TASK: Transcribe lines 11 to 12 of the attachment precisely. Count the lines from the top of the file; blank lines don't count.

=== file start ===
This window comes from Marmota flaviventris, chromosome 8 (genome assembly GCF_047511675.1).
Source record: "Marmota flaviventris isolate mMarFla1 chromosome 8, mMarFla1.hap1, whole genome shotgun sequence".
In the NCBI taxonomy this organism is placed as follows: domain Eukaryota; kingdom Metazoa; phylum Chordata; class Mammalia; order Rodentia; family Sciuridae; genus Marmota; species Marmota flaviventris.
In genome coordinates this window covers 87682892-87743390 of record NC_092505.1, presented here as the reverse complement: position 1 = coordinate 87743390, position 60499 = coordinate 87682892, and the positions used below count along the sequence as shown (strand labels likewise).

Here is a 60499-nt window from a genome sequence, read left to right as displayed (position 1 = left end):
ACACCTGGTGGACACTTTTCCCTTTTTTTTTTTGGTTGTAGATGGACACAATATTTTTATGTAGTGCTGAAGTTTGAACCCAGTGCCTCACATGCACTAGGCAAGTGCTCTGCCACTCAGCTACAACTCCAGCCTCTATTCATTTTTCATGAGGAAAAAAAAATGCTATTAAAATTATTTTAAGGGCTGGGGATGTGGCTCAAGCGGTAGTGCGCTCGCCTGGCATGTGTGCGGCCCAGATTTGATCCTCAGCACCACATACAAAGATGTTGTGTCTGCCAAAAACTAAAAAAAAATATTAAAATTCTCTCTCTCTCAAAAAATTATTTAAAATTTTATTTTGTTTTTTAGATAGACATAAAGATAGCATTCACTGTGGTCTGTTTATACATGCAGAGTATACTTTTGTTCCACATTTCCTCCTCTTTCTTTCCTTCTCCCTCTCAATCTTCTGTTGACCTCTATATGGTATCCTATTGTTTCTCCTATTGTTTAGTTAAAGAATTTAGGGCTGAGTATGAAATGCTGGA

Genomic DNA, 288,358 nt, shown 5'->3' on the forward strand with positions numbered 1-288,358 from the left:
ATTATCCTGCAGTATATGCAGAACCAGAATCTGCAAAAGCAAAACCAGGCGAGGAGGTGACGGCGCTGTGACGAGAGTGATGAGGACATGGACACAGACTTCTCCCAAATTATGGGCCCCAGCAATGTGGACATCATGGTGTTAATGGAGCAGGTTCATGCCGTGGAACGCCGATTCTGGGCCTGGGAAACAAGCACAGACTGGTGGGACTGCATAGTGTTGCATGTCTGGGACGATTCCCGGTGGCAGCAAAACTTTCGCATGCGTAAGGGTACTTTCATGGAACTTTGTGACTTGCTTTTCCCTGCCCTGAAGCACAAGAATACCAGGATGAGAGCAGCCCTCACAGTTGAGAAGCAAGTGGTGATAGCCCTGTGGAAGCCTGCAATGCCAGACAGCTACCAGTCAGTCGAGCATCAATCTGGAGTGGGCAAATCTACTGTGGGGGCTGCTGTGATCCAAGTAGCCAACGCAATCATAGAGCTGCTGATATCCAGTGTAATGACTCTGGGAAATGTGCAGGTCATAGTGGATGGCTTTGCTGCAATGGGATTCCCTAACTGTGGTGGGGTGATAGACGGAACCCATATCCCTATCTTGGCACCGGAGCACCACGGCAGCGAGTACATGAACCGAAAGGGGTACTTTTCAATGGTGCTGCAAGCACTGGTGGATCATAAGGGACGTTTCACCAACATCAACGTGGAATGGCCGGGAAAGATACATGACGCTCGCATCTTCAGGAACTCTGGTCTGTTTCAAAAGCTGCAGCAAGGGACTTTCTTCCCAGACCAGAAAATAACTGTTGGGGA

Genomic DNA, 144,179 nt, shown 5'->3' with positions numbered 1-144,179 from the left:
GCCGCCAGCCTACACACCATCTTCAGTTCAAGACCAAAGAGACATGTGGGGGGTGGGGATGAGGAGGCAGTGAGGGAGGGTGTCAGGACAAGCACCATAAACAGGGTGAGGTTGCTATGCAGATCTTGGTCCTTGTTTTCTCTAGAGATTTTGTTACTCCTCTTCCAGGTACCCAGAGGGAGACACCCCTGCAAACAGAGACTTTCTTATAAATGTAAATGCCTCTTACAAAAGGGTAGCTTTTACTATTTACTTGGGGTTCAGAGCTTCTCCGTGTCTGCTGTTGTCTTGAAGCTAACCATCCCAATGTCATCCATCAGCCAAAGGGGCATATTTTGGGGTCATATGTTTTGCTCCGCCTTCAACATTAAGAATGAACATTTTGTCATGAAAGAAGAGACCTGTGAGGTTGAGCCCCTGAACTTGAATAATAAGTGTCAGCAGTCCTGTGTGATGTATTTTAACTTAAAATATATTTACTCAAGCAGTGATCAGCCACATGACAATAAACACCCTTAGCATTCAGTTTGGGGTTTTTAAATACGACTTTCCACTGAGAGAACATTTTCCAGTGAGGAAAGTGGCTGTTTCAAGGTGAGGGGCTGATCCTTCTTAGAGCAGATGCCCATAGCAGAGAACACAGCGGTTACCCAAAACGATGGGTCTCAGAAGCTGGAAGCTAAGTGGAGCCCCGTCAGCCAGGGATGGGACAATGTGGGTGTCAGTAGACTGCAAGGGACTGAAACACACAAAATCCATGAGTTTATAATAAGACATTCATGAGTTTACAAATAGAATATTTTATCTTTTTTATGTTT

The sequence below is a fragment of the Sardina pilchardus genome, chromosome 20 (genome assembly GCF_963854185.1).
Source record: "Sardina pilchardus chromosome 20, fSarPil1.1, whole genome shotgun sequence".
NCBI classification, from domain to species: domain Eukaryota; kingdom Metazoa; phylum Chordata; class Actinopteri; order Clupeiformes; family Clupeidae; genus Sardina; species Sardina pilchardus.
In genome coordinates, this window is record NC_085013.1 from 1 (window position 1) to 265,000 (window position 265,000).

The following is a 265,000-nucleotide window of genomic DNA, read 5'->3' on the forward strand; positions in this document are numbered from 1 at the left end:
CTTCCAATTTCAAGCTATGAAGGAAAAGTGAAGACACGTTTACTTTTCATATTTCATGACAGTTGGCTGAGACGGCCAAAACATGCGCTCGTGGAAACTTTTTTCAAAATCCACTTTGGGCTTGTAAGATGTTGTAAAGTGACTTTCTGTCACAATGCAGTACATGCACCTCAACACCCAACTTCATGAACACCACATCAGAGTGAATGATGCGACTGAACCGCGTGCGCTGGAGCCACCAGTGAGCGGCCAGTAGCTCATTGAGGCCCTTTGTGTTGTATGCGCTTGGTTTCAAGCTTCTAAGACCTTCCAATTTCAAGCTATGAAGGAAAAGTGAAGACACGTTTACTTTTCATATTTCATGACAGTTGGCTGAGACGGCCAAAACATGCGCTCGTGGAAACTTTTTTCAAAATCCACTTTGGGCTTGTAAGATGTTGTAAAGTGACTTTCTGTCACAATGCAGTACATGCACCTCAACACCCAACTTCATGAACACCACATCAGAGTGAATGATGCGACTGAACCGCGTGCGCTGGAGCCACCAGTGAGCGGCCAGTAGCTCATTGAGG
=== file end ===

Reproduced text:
The sequence below is a fragment of the Sardina pilchardus genome, chromosome 20 (genome assembly GCF_963854185.1).
Source record: "Sardina pilchardus chromosome 20, fSarPil1.1, whole genome shotgun sequence".